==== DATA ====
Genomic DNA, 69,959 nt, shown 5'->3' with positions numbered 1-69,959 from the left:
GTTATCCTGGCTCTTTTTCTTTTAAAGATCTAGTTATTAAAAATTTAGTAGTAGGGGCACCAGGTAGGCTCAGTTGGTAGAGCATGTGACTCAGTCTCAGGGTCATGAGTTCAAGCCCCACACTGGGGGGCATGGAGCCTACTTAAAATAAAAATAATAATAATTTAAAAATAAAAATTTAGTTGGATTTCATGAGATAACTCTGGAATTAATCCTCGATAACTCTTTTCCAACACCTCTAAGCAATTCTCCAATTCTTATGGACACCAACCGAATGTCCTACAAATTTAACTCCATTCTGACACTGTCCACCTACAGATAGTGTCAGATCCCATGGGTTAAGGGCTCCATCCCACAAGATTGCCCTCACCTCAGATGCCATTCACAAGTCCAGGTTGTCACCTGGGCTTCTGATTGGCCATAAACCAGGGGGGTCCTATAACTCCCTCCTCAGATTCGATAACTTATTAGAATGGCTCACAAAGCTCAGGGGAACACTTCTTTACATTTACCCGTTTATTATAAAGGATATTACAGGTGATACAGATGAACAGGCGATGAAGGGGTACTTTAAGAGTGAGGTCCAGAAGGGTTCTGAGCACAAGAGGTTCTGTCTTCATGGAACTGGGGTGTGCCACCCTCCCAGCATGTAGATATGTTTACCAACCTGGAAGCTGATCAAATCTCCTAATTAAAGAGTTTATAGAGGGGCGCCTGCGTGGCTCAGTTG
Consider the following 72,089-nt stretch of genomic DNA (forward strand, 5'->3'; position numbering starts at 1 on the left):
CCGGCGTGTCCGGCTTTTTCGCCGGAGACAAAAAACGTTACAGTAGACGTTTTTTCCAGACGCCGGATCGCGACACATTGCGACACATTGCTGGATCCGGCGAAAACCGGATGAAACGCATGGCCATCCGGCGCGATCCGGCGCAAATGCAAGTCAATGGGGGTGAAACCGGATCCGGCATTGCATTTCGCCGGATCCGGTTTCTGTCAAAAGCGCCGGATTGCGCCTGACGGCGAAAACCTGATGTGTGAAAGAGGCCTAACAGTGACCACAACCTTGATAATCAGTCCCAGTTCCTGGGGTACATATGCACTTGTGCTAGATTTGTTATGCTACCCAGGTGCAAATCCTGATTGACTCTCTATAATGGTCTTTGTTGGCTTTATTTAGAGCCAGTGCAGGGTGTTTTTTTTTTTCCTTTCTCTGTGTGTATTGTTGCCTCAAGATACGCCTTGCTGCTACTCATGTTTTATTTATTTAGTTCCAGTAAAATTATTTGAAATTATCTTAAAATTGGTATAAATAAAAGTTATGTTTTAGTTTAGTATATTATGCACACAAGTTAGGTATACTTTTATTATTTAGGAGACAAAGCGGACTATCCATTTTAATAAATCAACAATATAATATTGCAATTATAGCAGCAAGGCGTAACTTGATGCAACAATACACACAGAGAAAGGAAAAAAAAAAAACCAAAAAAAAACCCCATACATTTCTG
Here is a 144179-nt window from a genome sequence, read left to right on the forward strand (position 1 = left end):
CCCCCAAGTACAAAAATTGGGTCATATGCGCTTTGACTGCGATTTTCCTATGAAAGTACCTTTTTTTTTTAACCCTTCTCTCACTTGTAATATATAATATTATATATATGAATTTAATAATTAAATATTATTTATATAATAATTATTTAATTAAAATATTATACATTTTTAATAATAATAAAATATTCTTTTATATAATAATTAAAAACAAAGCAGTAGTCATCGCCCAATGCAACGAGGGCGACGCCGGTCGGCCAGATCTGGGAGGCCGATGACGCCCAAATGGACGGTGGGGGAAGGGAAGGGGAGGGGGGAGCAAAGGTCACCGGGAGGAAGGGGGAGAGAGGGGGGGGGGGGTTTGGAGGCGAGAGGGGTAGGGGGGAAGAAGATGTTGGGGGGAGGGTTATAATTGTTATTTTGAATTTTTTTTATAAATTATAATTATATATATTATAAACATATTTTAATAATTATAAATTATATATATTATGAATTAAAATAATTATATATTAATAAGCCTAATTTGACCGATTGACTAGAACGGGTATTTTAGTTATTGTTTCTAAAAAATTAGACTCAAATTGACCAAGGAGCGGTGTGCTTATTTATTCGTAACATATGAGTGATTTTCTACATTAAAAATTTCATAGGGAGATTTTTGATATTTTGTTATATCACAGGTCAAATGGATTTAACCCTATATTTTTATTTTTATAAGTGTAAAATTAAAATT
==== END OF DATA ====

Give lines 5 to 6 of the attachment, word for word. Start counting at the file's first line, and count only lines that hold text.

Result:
Here is a 144179-nt window from a genome sequence, read left to right on the forward strand (position 1 = left end):
CCCCCAAGTACAAAAATTGGGTCATATGCGCTTTGACTGCGATTTTCCTATGAAAGTACCTTTTTTTTTTAACCCTTCTCTCACTTGTAATATATAATATTATATATATGAATTTAATAATTAAATATTATTTATATAATAATTATTTAATTAAAATATTATACATTTTTAATAATAATAAAATATTCTTTTATATAATAATTAAAAACAAAGCAGTAGTCATCGCCCAATGCAACGAGGGCGACGCCGGTCGGCCAGATCTGGGAGGCCGATGACGCCCAAATGGACGGTGGGGGAAGGGAAGGGGAGGGGGGAGCAAAGGTCACCGGGAGGAAGGGGGAGAGAGGGGGGGGGGGGTTTGGAGGCGAGAGGGGTAGGGGGGAAGAAGATGTTGGGGGGAGGGTTATAATTGTTATTTTGAATTTTTTTTATAAATTATAATTATATATATTATAAACATATTTTAATAATTATAAATTATATATATTATGAATTAAAATAATTATATATTAATAAGCCTAATTTGACCGATTGACTAGAACGGGTATTTTAGTTATTGTTTCTAAAAAATTAGACTCAAATTGACCAAGGAGCGGTGTGCTTATTTATTCGTAACATATGAGTGATTTTCTACATTAAAAATTTCATAGGGAGATTTTTGATATTTTGTTATATCACAGGTCAAATGGATTTAACCCTATATTTTTATTTTTATAAGTGTAAAATTAAAATT